of biogas containing siloxanes, silicon is released and can combine with free oxygen or
various other elements in the combustion gas. Deposits are formed containing mostly
silica (SiO2) or silicates (SixOy) and can also contain calcium, sulfur, zinc, phosphorus.
Such white mineral deposits accumulate to a surface thickness of several millimeters and
must be removed by chemical or mechanical means.

Practical and cost-effective technologies to remove siloxanes and other biogas


contaminants are currently available.[12]

[edit] Applications
Biogas can be utilized for electricity production on sewage works,[13] in a CHP gas
engine, where the waste heat from the engine is conveniently used for heating the
digester; cooking; space heating; water heating; and process heating. If compressed, it
can replace compressed natural gas for use in vehicles, where it can fuel an internal
combustion engine or fuel cells and is a much more effective displacer of carbon dioxide
than the normal use in on-site CHP plants.[2]

Methane within biogas can be concentrated via a biogas upgrader to the same standards
as fossil natural gas(which itself has had to go through a cleaning process), and becomes
biomethane. If the local gas network allows for this, the producer of the biogas may
utilize the local gas distribution networks. Gas must be very clean to reach pipeline
quality, and must be of the correct composition for the local distribution network to
accept. Carbon dioxide, water, hydrogen sulfide and particulates must be removed if
present. If concentrated and compressed it can also be used in vehicle transportation.
Compressed biogas is becoming widely used in Sweden, Switzerland, and Germany. A
biogas-powered train has been in service in Sweden since 2005.[14][15]

Biogas has also powered automobiles. In 1974, a British documentary film entitled Sweet
as a Nut detailed the biogas production process from pig manure, and how the biogas
fueled a custom-adapted combustion engine.[16][17]

[edit] Benefits
By using biogas, many advantages arise. In North America, utilization of biogas would
generate enough electricity to meet up to three percent of the continent's electricity
expidenture. In addition, biogas could potentially help reduce global warming. Normally,
manure that is left to decompose releases two main gases that cause global warming:
nitrous dioxide and methane. Nitrous oxide warms the atmosphere three hundred and ten
times more than carbon dioxide, while methane only warms the air twenty-one times
more. By converting cow manure into methane biogas via anaerobic digestion, the
millions of cows in the United States would be able to produce one hundred billion
kilowatt hours of electricity, enough to power millions of homes across the United States.
In fact, one cow can produce enough manure in one day to generate three kilowatt hours
of electricity; only 2.4 kilowatt hours of electricity are needed to power a single one
hundred watt light bulb for one day.[18] Furthermore, by converting cow manure into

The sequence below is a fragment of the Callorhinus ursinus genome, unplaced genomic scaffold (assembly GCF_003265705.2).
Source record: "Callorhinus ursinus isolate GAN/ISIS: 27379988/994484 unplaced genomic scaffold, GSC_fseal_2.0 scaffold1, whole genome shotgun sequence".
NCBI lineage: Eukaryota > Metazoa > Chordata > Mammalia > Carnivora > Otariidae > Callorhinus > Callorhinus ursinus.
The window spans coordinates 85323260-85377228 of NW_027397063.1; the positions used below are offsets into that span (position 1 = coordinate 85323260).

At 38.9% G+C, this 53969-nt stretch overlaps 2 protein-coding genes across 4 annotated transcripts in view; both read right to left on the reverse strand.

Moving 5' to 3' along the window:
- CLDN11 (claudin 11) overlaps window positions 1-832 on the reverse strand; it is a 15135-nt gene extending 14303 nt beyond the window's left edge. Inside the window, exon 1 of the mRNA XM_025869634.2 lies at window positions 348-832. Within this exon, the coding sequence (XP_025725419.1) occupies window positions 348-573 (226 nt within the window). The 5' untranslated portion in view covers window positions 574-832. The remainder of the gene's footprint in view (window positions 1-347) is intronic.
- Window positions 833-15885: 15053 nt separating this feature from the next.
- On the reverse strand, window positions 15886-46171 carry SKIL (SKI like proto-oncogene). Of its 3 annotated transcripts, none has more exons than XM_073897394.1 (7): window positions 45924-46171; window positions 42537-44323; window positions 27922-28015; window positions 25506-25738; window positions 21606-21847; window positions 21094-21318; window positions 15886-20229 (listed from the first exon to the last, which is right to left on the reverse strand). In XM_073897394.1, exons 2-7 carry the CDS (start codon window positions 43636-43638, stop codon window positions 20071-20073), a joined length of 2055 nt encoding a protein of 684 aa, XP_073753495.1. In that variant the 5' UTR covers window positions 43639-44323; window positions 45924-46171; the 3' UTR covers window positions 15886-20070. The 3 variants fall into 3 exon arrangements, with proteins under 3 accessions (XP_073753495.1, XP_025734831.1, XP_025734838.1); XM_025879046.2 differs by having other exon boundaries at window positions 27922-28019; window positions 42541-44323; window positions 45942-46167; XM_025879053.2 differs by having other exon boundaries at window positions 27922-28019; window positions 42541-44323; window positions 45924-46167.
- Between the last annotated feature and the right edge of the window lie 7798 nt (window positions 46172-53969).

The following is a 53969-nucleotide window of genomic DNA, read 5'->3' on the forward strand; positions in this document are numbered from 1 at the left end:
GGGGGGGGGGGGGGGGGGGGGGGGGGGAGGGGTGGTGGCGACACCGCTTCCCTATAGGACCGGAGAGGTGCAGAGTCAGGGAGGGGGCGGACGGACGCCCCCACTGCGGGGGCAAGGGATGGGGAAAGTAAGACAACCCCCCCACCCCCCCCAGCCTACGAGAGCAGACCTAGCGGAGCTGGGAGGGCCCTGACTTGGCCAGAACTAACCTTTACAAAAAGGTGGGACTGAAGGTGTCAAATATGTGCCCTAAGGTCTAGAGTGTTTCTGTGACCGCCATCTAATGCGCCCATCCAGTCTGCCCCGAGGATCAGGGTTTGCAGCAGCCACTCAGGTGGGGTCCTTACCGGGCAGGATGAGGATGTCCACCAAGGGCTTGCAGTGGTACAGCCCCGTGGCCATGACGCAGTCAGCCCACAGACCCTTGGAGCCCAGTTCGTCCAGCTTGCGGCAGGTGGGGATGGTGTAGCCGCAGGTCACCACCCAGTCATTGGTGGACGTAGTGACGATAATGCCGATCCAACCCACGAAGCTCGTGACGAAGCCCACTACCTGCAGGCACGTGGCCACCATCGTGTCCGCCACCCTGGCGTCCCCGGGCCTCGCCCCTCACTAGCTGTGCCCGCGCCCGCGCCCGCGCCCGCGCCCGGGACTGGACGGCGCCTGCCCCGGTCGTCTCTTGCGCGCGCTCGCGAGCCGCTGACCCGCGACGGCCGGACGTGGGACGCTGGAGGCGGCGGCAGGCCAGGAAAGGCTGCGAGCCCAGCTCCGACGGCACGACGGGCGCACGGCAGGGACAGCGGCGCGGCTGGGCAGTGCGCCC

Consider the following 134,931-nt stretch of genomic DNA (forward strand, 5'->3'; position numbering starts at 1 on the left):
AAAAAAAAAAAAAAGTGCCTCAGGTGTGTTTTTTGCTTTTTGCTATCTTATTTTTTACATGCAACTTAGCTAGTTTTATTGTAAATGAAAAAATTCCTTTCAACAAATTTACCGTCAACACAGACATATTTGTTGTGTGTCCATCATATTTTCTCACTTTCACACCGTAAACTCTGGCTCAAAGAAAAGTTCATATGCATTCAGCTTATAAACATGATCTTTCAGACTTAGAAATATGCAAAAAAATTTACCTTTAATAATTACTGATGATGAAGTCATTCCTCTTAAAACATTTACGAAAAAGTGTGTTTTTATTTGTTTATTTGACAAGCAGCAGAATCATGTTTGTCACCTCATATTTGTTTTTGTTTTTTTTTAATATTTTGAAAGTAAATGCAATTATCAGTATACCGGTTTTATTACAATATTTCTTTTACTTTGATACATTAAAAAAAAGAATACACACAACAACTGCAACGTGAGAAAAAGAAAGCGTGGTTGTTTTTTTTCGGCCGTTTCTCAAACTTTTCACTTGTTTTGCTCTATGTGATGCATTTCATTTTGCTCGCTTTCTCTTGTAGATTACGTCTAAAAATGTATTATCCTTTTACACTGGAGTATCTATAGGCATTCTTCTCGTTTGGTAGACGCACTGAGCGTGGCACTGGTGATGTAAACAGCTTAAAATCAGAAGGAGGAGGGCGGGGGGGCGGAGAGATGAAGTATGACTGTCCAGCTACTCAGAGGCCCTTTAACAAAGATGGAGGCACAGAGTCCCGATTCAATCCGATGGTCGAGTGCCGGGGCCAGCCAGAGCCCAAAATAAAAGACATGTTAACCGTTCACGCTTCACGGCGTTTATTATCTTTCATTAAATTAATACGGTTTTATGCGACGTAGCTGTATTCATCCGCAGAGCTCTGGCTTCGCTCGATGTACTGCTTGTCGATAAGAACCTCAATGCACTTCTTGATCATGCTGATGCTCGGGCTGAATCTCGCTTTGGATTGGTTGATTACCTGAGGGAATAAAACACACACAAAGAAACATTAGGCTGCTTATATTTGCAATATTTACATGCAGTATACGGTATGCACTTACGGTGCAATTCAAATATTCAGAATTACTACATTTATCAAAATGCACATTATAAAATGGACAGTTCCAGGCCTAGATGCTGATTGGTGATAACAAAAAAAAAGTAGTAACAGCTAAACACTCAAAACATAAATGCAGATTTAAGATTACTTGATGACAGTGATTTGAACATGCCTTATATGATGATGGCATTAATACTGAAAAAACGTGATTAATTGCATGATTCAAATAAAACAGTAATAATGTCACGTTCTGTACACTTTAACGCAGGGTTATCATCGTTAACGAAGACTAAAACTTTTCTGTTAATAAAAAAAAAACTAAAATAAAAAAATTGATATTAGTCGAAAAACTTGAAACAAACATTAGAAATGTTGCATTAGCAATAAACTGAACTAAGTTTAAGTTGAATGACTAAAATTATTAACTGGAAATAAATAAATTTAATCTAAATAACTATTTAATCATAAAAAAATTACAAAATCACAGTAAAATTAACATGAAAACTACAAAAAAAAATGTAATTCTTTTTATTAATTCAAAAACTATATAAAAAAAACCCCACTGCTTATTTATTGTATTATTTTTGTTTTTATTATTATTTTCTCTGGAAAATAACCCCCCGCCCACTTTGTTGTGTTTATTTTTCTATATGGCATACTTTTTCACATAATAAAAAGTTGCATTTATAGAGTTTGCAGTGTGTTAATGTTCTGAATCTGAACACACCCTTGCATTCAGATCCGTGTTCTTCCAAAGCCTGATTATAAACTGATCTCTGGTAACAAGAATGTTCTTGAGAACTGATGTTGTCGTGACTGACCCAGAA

methane biogas instead of letting it decompose, we would be able to reduce global
warming gases by ninety-nine million metric tons or four percent.[19]

[edit] Scope and potential quantities


In the UK, sewage gas electricity production is tiny compared to overall power
consumption - a mere 80 MW of generation, compared to 70 GW on the grid. Estimates
vary but could be a considerable fraction from digestion of manure.[20][clarification needed]

In 2003 the United States consumed 147 trillion BTU of energy from "landfill gas", about
0.6% of the total U.S. natural gas consumption.[21] Methane biogas derived from cow
manure is also being tested in the U.S. According to a 2008 study, collected by the
Science and Children magazine, methane biogas from cow manure would be sufficient to
produce 100 billion kilowatt hours enough to power millions of homes across America.
Furthermore, methane biogas has been tested to prove that it can reduce 99 million metric
tons of greenhouse gas emissions or about 4% of the greenhouse gases produced by the
United States.[22]

In 2007 an estimated 12,000 vehicles were being fueled with upgraded biogas worldwide,
mostly in Europe.[21]

[edit] In the United States


With the many benefits of biogas, it is starting to become a popular source of energy and
is starting to be utilized in the United States more. In Vermont, for example, it is being
used to power a farm. In Sheldon, Vermont Green Dairy Farm has recently started using
its cows to provide power throughout the farm. It all started when the brothers who own
the farm, Bill and Brian Rowell, wanted to make a larger profit. So they decided to use
their cow waste from their one thousand fifty cows to power their farm. In addition, they
have enough power to sell to buyers too. In turn, the Rowell brothers have enough
electricity to power their farm and at least three hundred to three hundred fifty other
homes. In total, the Rowell brothers generate up to two hundred fifty to three hundred
kilowatt hours of electricity per day and receive a huge pay check.[23]

In Hereford, Texas cow manure is being used to power an ethanol power plant. By
switching to methane bio-gas, the ethanol power plant has saved one thousand barrels of